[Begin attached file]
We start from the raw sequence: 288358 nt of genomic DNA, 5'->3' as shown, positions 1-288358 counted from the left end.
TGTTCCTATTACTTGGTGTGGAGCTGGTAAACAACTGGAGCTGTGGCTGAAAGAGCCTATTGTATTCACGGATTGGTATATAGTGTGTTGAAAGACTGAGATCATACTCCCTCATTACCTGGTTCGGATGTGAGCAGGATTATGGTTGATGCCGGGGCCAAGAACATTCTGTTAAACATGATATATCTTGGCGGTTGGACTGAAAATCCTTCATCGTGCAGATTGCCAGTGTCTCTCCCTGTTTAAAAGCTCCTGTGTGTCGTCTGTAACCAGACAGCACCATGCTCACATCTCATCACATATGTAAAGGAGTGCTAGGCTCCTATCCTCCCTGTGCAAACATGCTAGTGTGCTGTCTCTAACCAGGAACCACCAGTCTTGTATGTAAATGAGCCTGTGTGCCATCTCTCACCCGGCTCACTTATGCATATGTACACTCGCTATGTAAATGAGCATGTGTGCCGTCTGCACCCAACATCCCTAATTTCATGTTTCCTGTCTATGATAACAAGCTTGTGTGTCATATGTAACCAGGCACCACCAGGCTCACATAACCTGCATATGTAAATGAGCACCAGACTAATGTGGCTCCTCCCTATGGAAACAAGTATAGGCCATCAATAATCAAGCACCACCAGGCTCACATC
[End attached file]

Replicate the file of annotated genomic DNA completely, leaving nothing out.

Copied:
We start from the raw sequence: 288358 nt of genomic DNA, 5'->3' as shown, positions 1-288358 counted from the left end.
TGTTCCTATTACTTGGTGTGGAGCTGGTAAACAACTGGAGCTGTGGCTGAAAGAGCCTATTGTATTCACGGATTGGTATATAGTGTGTTGAAAGACTGAGATCATACTCCCTCATTACCTGGTTCGGATGTGAGCAGGATTATGGTTGATGCCGGGGCCAAGAACATTCTGTTAAACATGATATATCTTGGCGGTTGGACTGAAAATCCTTCATCGTGCAGATTGCCAGTGTCTCTCCCTGTTTAAAAGCTCCTGTGTGTCGTCTGTAACCAGACAGCACCATGCTCACATCTCATCACATATGTAAAGGAGTGCTAGGCTCCTATCCTCCCTGTGCAAACATGCTAGTGTGCTGTCTCTAACCAGGAACCACCAGTCTTGTATGTAAATGAGCCTGTGTGCCATCTCTCACCCGGCTCACTTATGCATATGTACACTCGCTATGTAAATGAGCATGTGTGCCGTCTGCACCCAACATCCCTAATTTCATGTTTCCTGTCTATGATAACAAGCTTGTGTGTCATATGTAACCAGGCACCACCAGGCTCACATAACCTGCATATGTAAATGAGCACCAGACTAATGTGGCTCCTCCCTATGGAAACAAGTATAGGCCATCAATAATCAAGCACCACCAGGCTCACATC